We had one of the little Ferris inverters as illustrated in the
article. Having a 33kV line running right past our home, we lived in hope of
"Town Power" and so had some small 240VAC appliances. The inverter was bought to
operate 240VAC electric razors and a battery/mains portable radio. We soon found
the interference Mr Champness mentioned.
On enquiry to Ferris we were told that these inverters were not
intended to operate radios. Their attitude seemed to be that if one wished to
use radios, it would be better to buy an inverter or genemotor that operated at
50Hz. These were available but were very expensive and inefficient.
Of course, at a vibrator frequency of 100Hz, the rather
rudimentary power supply filtering in battery/mains radio sets would not have
been very effective. But like Mr Champness, I think that the RF filtering could
have been better.
Microcontroller articles are appreciated
As a regular purchaser of SILICON CHIP, I am
responding to your February 2008 editorial where you ask for comments re future
articles. I am a farmer in East Gippsland, Victoria. I expect that I would be
classed as something of an experimenter in electronics but I do take that
further to a point where I build helpful and reliable devices to assist around
our home and our farm.
The trend towards microcontrollers: I really appreciate
these articles, so keep them coming. It would be a retrograde step for you to
ignore their existence and to replace their function with complicated circuitry.
One uses an 8-pin 555 timer without a second thought so why single out, say, the
8-pin PICAXE or PIC as being too complicated?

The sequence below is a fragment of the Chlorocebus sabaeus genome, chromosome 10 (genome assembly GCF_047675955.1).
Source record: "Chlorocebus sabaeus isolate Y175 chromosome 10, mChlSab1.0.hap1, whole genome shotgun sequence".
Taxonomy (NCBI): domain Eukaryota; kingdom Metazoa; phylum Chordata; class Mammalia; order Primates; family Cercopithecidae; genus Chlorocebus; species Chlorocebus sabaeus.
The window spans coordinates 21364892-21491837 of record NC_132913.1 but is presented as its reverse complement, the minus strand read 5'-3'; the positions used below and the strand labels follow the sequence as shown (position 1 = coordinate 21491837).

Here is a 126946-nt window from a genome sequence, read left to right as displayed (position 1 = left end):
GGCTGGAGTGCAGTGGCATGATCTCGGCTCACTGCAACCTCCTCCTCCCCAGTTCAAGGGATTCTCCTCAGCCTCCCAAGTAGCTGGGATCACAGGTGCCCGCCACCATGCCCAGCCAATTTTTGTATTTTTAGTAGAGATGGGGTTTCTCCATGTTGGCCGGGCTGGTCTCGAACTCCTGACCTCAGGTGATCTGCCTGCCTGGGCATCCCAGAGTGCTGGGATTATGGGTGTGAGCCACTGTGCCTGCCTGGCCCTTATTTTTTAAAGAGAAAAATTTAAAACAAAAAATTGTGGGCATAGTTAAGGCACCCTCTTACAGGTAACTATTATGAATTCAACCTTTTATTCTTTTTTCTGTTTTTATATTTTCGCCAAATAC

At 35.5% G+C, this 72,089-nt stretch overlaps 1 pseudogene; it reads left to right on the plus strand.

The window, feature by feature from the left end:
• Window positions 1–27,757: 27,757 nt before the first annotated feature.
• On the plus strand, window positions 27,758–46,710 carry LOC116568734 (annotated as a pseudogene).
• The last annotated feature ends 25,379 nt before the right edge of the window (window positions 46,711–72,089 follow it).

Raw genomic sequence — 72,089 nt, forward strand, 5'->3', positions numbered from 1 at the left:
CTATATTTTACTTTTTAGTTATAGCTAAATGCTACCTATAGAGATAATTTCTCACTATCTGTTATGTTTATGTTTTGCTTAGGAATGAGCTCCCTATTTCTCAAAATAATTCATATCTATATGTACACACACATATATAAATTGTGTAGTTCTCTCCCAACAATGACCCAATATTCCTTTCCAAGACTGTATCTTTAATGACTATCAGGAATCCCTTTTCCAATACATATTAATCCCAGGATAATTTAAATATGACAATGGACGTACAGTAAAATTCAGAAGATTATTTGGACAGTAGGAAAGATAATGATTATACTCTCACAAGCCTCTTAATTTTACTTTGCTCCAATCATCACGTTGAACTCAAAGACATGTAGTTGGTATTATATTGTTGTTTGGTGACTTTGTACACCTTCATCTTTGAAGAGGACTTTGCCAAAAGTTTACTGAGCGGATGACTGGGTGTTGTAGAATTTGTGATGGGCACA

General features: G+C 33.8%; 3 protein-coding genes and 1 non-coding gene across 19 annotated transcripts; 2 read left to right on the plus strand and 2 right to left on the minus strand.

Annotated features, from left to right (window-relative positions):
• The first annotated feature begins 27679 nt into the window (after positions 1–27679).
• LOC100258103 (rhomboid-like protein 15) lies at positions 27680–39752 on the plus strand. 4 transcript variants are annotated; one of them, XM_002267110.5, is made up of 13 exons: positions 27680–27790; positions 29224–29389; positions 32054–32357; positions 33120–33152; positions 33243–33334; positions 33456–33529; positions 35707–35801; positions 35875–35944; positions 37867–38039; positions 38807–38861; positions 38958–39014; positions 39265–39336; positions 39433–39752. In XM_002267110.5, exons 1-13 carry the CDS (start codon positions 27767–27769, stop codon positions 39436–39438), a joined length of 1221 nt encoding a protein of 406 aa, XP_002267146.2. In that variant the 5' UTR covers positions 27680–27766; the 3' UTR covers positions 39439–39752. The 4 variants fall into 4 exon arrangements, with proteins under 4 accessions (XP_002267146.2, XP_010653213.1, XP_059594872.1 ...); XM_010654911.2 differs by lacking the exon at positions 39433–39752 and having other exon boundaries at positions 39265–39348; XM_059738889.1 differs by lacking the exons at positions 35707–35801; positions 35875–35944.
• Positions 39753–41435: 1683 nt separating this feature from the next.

If you set out to ignore them, you might as well close the book
on solid-state and go back to having everything operating with thermionic
valves. I consider that PICs are incredibly useful and foresee utilising them in
various projects in the years to come.
However, I am continually surprised at how many people in the
electronics business know almost nothing about the PIC programmers. And I have
to admit, were it not for Stan Swan’s series of easy-to-read and understand
articles on them, I would have had a lot of difficulty in coming to terms with
Even with his articles, I was sure that I was going to
seriously damage my computer with the serial port link to the device but that
didn’t happen. The BASIC language they use is not hard; in fact quite
fascinating to create, to program into the device and to see whether it does
what you want.
In looking for a direction for the future, I think that you
should, no, you must publish very elementary projects like Stan’s on a regular
basis. There are a lot of people to be brought into the PIC fold and the more
complicated projects will not entice them into it.
Emphasis on electronic projects as against articles about new
developments: I see your magazine as a constructional one and that your
present approach is the best. I recall ceasing buying Electronics
Australia because it had too much on new developments and nowhere near
enough comparatively simple constructional projects.
Instructional detail: if one decides to undertake a
particular project, you just cannot have enough detail. Your writers do an
excellent job and it would be a shame to see that reduced in any way. The
consequence of too brief a description is failure of the project.
Internet: I live in an area where rural telephone wires
have made ground access to the internet pretty much out of the question. Our
only solution would lie with satellite coverage but the cost has been a problem
for us. So, with no access, when an article suggests that part of the project
information, say for example, a PIC program, should be obtained via the
internet, we are in trouble.
Still, I expect that we are the exception and there will be an
ever-increasing reliance upon it for such references. Perhaps you could give
some consideration to those folk who are for whatever reason, without internet
Comment: we can make software available on CD-ROM for $9.50 including